TikTok is certainly the topic of discussion right now, with all the headlines on its potential US ban by President Donald Trump due to national security risks presented by the platform in leaking user data to Chinese companies outside of the US.
More importantly, in the last couple of days, Microsoft has suddenly come into the fray as they confirmed talks with the video-sharing app to discuss a potential purchase from parent company ByteDance by 15 September. The tech software giant has also promised to ensure the safety and protection of all American user data to remain in the country.
It’s been a whirlwind period for TikTok, despite it being the largest growing video sharing app in the market today. In Q1 alone this year, the video sharing platform generated $5.6 billion in revenue, a growth of 130% year-on-year. The app also hit over 2 billion downloads across both iOS and Android devices. To add final touches to the growth mix, TikTok saw 315 million installation numbers – driven by users staying at home and using the platform during lockdown as well as advertising, which has seen the app launch its advertising proposition in Q2.
However, while its growth is definitely a standout, the data side of things has caused a lot of issues, particularly in the US where the centre of the discussions are taking place.
Currently TikTok user data is stored in the US, however, according to sources, the US government and Trump believe the platform is sharing information with the Chinese government, citing China’s establishment of a sweeping new national security law for Hong Kong.
A similar case was raised in India earlier this year which saw the country’s Ministry of Electronics and Information Technology place a blanket ban on 59 mobile apps from Chinese companies, including TikTok with the risk of unlawful engagement activities threatening the integrity and security of the state.
It is believed that the US government is in a similar mindset with the risk of TikTok US users data going outside of the country to other Chinese companies and competitors (WeChat, Baidu etc) as the debate continues. Now with the latest development from Microsoft, there might be a chance to calm the tensions and ultimately prevent disruption for the video sharing app in the States.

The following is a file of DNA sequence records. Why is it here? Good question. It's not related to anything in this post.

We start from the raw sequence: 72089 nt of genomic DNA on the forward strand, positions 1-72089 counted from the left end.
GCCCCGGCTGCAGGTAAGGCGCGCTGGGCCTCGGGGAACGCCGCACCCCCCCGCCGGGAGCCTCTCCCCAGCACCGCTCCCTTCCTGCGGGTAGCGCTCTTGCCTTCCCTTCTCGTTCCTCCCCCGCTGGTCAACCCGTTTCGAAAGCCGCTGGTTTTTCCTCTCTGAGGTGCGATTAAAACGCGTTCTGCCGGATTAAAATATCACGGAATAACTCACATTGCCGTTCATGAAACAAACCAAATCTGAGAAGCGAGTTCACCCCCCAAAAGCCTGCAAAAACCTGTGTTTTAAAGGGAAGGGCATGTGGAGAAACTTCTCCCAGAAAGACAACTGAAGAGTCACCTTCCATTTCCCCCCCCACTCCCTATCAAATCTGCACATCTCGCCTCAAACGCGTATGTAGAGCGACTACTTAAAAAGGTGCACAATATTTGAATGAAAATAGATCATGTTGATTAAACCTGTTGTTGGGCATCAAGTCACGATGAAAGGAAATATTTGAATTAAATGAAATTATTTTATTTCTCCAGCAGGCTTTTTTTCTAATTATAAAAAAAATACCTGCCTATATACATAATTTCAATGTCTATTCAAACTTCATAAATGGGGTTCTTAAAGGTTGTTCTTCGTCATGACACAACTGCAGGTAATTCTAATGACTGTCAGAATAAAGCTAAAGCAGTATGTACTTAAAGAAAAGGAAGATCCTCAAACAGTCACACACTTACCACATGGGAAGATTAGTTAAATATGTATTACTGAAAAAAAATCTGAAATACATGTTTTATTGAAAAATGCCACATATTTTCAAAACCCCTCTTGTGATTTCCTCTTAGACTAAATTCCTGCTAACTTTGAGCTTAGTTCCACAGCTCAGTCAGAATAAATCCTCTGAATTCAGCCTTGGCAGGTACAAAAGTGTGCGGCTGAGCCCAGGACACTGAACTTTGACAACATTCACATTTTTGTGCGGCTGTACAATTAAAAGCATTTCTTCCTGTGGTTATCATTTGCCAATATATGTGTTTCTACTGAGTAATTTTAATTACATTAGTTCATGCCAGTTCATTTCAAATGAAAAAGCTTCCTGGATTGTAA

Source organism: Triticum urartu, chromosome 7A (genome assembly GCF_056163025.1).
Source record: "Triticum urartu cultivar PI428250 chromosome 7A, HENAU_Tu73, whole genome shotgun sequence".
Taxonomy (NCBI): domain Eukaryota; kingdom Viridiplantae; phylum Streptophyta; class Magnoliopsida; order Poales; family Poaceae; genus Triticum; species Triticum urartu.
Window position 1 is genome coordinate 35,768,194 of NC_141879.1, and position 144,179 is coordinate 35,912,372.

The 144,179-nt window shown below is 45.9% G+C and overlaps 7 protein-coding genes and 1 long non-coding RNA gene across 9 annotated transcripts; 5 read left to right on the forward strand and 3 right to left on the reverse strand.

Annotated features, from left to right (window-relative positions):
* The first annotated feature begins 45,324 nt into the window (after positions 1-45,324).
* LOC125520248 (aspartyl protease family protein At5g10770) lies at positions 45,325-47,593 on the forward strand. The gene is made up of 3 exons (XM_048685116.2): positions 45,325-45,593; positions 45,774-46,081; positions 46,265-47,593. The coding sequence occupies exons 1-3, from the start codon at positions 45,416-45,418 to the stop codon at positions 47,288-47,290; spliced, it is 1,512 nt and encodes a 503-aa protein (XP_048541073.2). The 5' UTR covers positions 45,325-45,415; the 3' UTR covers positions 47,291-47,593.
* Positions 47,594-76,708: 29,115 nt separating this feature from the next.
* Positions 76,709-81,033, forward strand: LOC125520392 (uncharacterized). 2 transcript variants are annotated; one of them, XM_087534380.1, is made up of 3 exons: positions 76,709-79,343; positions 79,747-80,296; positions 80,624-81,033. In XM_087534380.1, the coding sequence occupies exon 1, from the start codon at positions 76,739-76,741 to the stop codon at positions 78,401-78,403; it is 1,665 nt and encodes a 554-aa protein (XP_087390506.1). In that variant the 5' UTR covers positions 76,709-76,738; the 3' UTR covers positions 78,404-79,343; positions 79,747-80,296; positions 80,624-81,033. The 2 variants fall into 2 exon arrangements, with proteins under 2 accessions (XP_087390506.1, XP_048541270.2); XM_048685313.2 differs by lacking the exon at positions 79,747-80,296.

However, in the long-term, if this deal falls through and a ban is imposed, could this trigger a domino effect in other countries, such as the UK?
“It’s worth bearing in mind that TikTok has previously been banned in India and reinstated, so a ban in the US might not necessarily be the end of the road for TikTok there. However, the UK and Australian governments are certainly scrutinising the platform’s data privacy credentials as they rightly are with other social media platforms,” said Mary Keane-Dawson, Group CEO at Takumi.
“US and UK concerns about China and Chinese companies may well be similar – take Huawei for example – but the way the two nations are approaching TikTok seems to be different. This is particularly apparent in the ongoing discussions to potentially establish a global TikTok HQ in London. And, interestingly, if it were to go ahead, Microsoft’s deal would also cover the US, Canada, Australia and New Zealand – all the members of the Five Eyes intelligence alliance, except the UK,” added Keane-Dawson.
How would Microsoft benefit?
News this week confirmed Microsoft has been in talks with TikTok to discuss a potential purchase in the US. With millions of active users and a much younger generation/target audience using the platform, how will this integrate with Microsoft’s existing proposition whilst keeping the US government happy as well with the data handling?
Data will be key here as Microsoft will have access to it and will ensure that “all private data of TikTok’s American users is transferred to and remains in the United States.”